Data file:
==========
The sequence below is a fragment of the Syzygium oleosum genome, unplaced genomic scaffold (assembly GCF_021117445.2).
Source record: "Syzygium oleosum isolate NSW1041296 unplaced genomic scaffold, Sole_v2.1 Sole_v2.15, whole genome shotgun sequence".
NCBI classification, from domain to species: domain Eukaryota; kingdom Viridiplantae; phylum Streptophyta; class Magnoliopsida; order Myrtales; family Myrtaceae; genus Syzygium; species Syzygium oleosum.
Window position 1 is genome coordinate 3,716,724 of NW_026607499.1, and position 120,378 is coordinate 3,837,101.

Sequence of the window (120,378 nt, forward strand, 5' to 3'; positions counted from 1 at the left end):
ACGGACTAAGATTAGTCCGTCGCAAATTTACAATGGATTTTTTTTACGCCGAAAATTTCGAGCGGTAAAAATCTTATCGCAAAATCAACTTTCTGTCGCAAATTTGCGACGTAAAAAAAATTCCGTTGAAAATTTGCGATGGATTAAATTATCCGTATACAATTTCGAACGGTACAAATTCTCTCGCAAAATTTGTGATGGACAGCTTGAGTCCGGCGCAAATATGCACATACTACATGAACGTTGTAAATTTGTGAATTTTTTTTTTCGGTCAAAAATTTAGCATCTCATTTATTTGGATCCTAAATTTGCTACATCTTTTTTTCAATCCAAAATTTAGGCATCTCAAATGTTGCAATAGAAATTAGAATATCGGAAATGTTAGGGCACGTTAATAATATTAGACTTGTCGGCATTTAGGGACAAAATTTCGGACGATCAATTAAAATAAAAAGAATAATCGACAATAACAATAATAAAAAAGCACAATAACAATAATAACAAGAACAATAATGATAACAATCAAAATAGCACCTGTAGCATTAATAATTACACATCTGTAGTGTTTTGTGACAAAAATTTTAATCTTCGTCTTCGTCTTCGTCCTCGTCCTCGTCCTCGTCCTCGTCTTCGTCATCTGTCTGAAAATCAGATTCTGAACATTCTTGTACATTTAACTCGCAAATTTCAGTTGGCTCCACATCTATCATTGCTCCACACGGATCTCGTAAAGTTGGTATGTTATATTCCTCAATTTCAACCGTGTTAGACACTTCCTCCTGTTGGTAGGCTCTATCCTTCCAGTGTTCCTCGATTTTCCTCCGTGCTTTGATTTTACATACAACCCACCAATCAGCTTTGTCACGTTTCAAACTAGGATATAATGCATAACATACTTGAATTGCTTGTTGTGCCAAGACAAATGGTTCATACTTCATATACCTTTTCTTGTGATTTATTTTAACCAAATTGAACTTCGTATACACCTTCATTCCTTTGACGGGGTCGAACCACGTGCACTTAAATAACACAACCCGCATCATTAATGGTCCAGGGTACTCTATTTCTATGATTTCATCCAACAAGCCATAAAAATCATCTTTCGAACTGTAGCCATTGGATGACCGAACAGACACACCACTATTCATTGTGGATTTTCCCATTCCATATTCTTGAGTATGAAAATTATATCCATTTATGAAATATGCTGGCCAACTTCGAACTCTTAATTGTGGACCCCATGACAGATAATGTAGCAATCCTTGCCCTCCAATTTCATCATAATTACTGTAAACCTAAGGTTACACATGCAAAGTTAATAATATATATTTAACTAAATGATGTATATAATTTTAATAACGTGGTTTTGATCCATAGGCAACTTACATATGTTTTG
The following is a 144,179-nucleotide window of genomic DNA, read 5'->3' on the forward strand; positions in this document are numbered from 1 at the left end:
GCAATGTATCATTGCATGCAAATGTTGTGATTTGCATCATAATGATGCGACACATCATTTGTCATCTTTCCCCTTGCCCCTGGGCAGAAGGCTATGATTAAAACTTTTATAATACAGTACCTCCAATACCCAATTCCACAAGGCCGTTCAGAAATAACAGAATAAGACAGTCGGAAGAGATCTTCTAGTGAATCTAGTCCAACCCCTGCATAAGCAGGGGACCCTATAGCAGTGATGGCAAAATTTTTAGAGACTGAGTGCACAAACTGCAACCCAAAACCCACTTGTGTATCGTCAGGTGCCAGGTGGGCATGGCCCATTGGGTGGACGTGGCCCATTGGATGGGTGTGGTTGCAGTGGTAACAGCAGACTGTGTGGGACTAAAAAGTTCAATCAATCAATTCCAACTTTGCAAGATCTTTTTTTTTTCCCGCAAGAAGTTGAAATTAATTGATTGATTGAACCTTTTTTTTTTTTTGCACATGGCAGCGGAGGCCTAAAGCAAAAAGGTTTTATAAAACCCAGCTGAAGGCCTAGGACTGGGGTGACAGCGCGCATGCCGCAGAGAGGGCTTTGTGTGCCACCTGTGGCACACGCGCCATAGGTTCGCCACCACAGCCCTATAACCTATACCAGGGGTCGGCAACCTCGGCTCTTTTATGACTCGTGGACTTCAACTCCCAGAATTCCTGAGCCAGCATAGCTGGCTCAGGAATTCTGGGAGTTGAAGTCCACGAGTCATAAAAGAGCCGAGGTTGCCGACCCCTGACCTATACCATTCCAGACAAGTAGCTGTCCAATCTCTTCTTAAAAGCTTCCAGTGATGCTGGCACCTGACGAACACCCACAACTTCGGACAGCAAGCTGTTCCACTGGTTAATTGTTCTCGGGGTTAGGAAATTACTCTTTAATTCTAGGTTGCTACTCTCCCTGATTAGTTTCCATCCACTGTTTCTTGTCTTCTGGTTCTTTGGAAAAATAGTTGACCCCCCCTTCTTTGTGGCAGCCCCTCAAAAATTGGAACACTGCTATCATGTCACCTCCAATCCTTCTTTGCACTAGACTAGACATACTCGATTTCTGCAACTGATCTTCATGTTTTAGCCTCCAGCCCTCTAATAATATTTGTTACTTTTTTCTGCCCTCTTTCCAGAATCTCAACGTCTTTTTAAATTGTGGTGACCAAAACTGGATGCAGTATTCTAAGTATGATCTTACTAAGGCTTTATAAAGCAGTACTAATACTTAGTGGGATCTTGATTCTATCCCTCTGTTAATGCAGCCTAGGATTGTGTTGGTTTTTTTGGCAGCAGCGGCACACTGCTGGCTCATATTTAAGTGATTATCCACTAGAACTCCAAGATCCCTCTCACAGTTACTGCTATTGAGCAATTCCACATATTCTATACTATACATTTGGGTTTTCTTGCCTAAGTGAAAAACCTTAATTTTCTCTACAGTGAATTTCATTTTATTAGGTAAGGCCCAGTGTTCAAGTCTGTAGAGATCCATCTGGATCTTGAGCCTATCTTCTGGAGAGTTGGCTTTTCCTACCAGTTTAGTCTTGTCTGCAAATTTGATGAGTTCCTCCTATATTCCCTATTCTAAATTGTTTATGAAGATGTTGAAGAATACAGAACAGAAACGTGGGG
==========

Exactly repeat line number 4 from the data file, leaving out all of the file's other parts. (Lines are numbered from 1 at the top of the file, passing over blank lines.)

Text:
Window position 1 is genome coordinate 3,716,724 of NW_026607499.1, and position 120,378 is coordinate 3,837,101.